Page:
But even in this framework, some aspects can be overlooked, for example financial well-being.

In short, there is no magic rule and, without prejudice to what has been said above, I believe that starting somewhere as soon as possible (always in a reasoned way and not casually and opportunistically or for fashion) is as important as having a strategy, without the anxiety of covering all sides immediately, because we are talking about a long journey.


What are the main obstacles to the success of corporate wellbeing initiatives in companies?

Returning to what was said previously, certainly the general culture, if in our company we have the habit of underestimating wellbeing or understanding it poorly in its connection with the overall sustainability of the organizational context. This does not mean that long courses of training and mindset changes are needed, which often have little impact on their own. Better to act on practices and processes contextually, starting to disrupt the system, and then guiding it in the right direction over time.

Another obstacle, related to this, sometimes unfortunately is the management and the widespread managerial style. We need to work on a shared and coherent (or at least non-obstructing) leadership model with respect to the purpose of wellbeing. To give a concrete and banal example, there is little use in having a recreational space in the company or a gym if people are then stressed with unsustainable work objectives and rhythms, which will prevent them from using them.

Third thing, sometimes the budget is missing. And this always depends on the priorities and consequent strategies, because if something is really a priority as we know, the budget is there.



How can HR measure the impact of corporate wellbeing programs through the use of key metrics?

From the general objectives it is important to generate medium-long term projects that are linked to clear and transparent metrics , capable of being a point of reference for people and a key to verifying the effectiveness of our initiatives, particularly in terms of impact result. There can be many ways to set metrics and KPIs, but personally, OKRs easily come to mind, in this case used in a separate project context or by dividing the priorities and key wellbeing results within the general priorities of the company or the HR department, where OKRs are already being used to coordinate the efforts of the HR team or the organization as a whole.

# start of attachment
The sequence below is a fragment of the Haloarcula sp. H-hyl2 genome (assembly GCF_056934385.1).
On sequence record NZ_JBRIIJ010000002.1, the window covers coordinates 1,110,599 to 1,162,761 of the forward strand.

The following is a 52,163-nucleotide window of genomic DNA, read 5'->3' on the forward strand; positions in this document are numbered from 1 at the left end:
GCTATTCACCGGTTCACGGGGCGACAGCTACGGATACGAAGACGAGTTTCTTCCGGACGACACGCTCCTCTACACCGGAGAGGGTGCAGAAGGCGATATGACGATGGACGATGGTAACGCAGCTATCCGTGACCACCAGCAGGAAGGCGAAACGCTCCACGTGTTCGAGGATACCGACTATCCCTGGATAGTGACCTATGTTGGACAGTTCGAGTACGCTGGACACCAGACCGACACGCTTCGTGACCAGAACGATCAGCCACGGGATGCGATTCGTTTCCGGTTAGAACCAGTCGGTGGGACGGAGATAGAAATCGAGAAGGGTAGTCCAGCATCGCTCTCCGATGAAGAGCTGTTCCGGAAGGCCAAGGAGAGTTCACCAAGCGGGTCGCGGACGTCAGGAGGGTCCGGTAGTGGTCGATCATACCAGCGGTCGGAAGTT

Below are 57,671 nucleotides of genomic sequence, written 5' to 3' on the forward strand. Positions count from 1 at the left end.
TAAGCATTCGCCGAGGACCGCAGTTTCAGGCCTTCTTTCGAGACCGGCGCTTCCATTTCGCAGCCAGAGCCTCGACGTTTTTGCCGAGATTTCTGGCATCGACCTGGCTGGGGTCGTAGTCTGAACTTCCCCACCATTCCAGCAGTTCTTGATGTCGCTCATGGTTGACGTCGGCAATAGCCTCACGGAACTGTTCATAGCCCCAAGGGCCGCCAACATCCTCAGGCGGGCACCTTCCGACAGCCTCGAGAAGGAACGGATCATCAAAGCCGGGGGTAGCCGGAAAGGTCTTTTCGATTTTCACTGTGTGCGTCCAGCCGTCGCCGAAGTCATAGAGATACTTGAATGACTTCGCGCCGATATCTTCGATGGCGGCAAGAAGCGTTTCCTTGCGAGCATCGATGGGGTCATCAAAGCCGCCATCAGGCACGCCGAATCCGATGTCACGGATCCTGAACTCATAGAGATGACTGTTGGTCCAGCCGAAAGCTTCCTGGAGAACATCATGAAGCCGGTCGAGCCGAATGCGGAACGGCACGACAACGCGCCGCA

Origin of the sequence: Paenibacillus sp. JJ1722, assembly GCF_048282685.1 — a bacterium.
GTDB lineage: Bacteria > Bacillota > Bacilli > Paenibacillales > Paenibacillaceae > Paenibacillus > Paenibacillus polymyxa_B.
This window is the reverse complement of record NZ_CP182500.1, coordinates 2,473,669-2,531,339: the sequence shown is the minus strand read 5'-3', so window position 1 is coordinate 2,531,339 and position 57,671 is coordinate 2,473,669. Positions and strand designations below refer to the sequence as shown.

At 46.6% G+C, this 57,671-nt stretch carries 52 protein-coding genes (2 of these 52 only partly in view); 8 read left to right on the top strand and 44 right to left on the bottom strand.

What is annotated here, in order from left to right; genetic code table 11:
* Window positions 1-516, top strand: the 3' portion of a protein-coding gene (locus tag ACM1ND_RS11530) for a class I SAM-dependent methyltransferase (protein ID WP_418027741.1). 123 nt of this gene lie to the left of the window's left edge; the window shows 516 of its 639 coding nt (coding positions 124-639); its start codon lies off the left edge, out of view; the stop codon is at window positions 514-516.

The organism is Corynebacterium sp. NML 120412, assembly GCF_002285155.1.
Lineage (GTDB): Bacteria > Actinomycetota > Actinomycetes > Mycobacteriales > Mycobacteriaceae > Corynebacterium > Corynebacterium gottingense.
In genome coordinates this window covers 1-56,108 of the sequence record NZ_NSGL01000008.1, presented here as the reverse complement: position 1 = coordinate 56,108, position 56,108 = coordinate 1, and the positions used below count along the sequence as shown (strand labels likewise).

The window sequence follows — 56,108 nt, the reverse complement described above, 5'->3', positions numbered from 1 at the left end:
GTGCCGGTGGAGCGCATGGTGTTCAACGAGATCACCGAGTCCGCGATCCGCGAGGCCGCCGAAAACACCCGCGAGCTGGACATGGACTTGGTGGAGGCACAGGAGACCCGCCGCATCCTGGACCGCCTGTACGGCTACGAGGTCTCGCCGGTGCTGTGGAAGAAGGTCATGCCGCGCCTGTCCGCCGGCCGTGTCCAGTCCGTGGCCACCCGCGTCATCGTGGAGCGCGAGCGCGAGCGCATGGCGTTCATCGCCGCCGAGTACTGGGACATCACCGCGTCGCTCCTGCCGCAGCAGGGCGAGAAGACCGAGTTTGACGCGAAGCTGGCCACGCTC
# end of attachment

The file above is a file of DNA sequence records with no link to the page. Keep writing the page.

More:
What is the future of corporate wellbeing?

I believe the future lies in our ability to do something serious about it. We are in the era in which, finally, wellbeing can become something serious and strategic, we said to ourselves. So our consistency and perseverance in "making it happen" will determine its future as a central theme for companies and not just current fashion, which is fleeting as such.

In my mind, wellbeing can aspire to become one of the keystones of the way we conceive our corporates as a whole , in a holistic sense as 360° care of the employee, which also passes through him as a proactive subject, protagonist and promoter of growth and of everyone's well-being and not just as a passive subject, thus avoiding a paternalistic attitude linked to old patterns. In other words, wellbeing as a shared culture in which everyone feels part of and no one feels like the object of a further dangerous imposition: from having to be productive to necessarily also having to be happy, healthy, etc.



Do you want to discuss with our experts the best HR approach to bring wellbeing to your company?

Book a free call to design your wellbeing strategy with Trainect tools.